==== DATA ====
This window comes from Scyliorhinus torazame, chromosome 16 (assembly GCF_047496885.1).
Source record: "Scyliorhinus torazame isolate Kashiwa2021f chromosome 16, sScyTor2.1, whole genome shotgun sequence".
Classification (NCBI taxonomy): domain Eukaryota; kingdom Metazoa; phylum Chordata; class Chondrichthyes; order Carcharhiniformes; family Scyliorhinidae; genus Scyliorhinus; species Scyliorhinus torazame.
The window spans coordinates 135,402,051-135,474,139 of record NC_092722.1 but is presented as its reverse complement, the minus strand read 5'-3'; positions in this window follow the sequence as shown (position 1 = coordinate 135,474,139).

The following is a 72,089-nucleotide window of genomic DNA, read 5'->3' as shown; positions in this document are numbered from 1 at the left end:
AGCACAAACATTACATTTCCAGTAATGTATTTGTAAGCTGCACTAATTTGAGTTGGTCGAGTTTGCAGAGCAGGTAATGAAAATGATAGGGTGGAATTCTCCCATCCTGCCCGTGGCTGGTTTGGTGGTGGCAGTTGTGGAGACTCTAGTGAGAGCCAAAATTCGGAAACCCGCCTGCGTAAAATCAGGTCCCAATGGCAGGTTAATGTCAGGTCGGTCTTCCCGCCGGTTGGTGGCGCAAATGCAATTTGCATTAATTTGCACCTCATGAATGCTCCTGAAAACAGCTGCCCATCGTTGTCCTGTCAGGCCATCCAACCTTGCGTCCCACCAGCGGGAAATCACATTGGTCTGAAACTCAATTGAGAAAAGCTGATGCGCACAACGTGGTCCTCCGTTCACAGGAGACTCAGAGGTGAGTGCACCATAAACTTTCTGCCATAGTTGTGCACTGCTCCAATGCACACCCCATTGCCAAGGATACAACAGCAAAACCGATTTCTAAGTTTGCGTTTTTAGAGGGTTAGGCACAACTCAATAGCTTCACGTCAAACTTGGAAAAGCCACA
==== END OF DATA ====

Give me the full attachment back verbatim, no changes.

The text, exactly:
This window comes from Scyliorhinus torazame, chromosome 16 (assembly GCF_047496885.1).
Source record: "Scyliorhinus torazame isolate Kashiwa2021f chromosome 16, sScyTor2.1, whole genome shotgun sequence".
Classification (NCBI taxonomy): domain Eukaryota; kingdom Metazoa; phylum Chordata; class Chondrichthyes; order Carcharhiniformes; family Scyliorhinidae; genus Scyliorhinus; species Scyliorhinus torazame.
The window spans coordinates 135,402,051-135,474,139 of record NC_092722.1 but is presented as its reverse complement, the minus strand read 5'-3'; positions in this window follow the sequence as shown (position 1 = coordinate 135,474,139).

The following is a 72,089-nucleotide window of genomic DNA, read 5'->3' as shown; positions in this document are numbered from 1 at the left end:
AGCACAAACATTACATTTCCAGTAATGTATTTGTAAGCTGCACTAATTTGAGTTGGTCGAGTTTGCAGAGCAGGTAATGAAAATGATAGGGTGGAATTCTCCCATCCTGCCCGTGGCTGGTTTGGTGGTGGCAGTTGTGGAGACTCTAGTGAGAGCCAAAATTCGGAAACCCGCCTGCGTAAAATCAGGTCCCAATGGCAGGTTAATGTCAGGTCGGTCTTCCCGCCGGTTGGTGGCGCAAATGCAATTTGCATTAATTTGCACCTCATGAATGCTCCTGAAAACAGCTGCCCATCGTTGTCCTGTCAGGCCATCCAACCTTGCGTCCCACCAGCGGGAAATCACATTGGTCTGAAACTCAATTGAGAAAAGCTGATGCGCACAACGTGGTCCTCCGTTCACAGGAGACTCAGAGGTGAGTGCACCATAAACTTTCTGCCATAGTTGTGCACTGCTCCAATGCACACCCCATTGCCAAGGATACAACAGCAAAACCGATTTCTAAGTTTGCGTTTTTAGAGGGTTAGGCACAACTCAATAGCTTCACGTCAAACTTGGAAAAGCCACA